There is no doctrine in Christianity so important as the doctrine of Christ crucified. There is none which the devil tries so hard to destroy. There is none which it is so needful for our own peace to understand.
By “Christ crucified,” I mean the doctrine that Christ suffered death on the cross to make atonement for our sins,-that by His death He made a full, perfect, and complete satisfaction to God for the ungodly,-and that through the merits of that death all who believe in Him are forgiven all their sins, however many and great, entirely, and for ever.
About this blessed doctrine let me say a few words.
The doctrine of Christ crucified is the grand peculiarity of the Christian religion. Other religions have laws and moral precepts, forms and ceremonies, rewards and punishments; but other religions cannot tell us of a dying Saviour: they cannot show us the cross. This is the crown and glory of the Gospel; this is that special comfort which belongs to it alone. Miserable indeed is that religious teaching which calls itself Christian, and yet contains nothing of the cross. A man who teaches in this way might as well profess to explain the solar system, and yet tell his hearers nothing about the sun.
The doctrine of Christ crucified is the strength of a minister. I for one would not be without it for all the world. I should feel like a soldier without arms, like an artist without his pencil, like a pilot without his compass, like a labourer without his tools. Let others, if they will, preach the law and morality; let others hold forth the terrors of hell, and the joys of heaven; let others dwell on the sacraments and the Church: give me the cross of Christ. This is the only lever which has ever turned the world upside down hitherto, and made men forsake their sins: and if this will not, nothing will. A man may begin preaching with a perfect knowledge of Latin, Greek, and Hebrew; but he will do little or no good among his hearers unless he knows something of the cross. Never was there a minister who did much for the conversion of souls who did not dwell much on Christ crucified. Luther, Rutherford, Whitfield, M’Cheyne, were all most eminently preachers of the cross. This is the preaching that the Holy Ghost delights to bless: He loves to honour those who honour the cross.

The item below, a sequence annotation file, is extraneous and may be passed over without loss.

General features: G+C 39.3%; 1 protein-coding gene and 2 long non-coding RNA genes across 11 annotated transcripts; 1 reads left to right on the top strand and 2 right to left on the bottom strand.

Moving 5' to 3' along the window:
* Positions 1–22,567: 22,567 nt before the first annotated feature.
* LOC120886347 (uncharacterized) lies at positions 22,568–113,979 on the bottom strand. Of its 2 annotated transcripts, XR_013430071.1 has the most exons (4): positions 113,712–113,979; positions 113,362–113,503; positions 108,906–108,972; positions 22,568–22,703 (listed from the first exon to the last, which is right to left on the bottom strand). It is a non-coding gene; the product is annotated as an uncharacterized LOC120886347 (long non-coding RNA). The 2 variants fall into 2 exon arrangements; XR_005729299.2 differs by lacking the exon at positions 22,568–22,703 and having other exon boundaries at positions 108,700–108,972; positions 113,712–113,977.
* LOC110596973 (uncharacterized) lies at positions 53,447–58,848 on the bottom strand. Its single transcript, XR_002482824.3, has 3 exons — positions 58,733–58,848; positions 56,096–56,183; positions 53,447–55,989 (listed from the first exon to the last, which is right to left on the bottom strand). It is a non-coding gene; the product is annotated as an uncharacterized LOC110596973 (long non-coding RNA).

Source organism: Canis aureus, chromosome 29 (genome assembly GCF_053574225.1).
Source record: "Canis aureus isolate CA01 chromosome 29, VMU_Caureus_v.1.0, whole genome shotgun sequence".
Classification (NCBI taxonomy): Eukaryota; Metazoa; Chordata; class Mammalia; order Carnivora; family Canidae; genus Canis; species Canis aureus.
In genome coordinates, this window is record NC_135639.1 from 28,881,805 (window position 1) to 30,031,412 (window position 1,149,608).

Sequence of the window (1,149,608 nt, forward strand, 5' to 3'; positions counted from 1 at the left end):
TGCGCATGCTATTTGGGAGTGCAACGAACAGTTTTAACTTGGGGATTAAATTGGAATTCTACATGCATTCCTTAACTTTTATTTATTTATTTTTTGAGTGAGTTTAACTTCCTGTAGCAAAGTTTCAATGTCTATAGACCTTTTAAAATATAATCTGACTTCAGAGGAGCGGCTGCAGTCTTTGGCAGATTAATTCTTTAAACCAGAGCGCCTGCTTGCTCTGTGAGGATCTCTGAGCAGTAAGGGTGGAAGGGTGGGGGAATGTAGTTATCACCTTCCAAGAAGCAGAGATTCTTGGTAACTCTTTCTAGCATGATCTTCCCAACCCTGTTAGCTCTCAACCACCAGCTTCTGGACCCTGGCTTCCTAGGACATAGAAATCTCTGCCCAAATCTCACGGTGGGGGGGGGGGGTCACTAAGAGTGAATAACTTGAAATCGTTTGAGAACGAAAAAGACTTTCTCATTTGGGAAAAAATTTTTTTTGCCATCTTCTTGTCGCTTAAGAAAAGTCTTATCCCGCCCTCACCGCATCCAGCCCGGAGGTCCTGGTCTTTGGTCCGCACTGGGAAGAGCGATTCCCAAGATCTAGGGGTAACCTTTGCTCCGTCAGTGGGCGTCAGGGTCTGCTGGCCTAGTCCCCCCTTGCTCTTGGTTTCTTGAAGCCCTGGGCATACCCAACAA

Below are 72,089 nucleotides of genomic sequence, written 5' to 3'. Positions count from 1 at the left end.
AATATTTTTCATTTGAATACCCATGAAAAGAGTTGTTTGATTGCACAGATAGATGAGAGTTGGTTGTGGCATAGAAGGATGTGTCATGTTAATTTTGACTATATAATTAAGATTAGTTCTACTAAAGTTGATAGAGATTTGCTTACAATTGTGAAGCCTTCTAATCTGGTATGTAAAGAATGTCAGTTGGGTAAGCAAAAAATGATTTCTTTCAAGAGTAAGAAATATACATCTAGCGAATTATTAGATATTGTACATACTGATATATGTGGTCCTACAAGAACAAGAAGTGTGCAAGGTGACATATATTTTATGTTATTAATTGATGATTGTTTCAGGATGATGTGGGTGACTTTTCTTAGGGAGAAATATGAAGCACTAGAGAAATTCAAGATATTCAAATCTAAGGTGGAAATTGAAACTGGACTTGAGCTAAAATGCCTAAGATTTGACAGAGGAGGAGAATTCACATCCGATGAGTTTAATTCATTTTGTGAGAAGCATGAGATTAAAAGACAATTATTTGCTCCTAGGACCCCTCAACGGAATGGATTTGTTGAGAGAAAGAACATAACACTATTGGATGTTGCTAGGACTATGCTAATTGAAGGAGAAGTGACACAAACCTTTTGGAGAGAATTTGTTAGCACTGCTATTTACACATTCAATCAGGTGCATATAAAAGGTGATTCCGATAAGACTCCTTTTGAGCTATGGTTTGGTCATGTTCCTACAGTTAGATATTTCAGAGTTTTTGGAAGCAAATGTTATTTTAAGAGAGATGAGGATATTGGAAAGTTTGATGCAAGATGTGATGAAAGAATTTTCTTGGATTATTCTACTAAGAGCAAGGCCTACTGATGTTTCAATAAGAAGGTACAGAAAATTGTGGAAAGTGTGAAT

The doctrine of Christ crucified is the secret of all missionary success. Nothing but this has ever moved the hearts of the heathen. Just according as this has been lifted up missions have prospered. This is the weapon that has won victories over hearts of every kind, in every quarter of the globe: Greenlanders, Africans, South Sea Islanders, Hindoos, and Chinese, all have alike felt its power. Just as that huge iron tube which crosses the Menai Straits is more affected and bent by half an hour’s sunshine than by all the dead weight that can be placed in it, so in like manner the hearts of savages have melted before the cross, when every other argument seemed to move them no more than stones. “Brethren,” said a North American Indian after his conversion, “I have been a heathen. I know how heathens think. Once a preacher came and began to explain to us that there was a God; but we told him to return to the place from whence he came. Another preacher came and told us not to lie, nor steal, nor drink; but we did not heed him. At last another came into my hut one day, and said, ‘I am come to you in the name of the Lord of heaven and earth. He sends to let you know that He will make you happy, and deliver you from misery. For this end He became a man, gave His life a ransom, and shed His blood for sinners. I could not forget his words. I told them to the other Indians, and an awakening begun among us. I say, therefore, preach the sufferings and death of Christ, our Saviour, if you wish your words to gain entrance among the heathen.” Never indeed did the devil triumph so thoroughly as when he persuaded the Jesuit missionaries in China to keep back the story of the cross!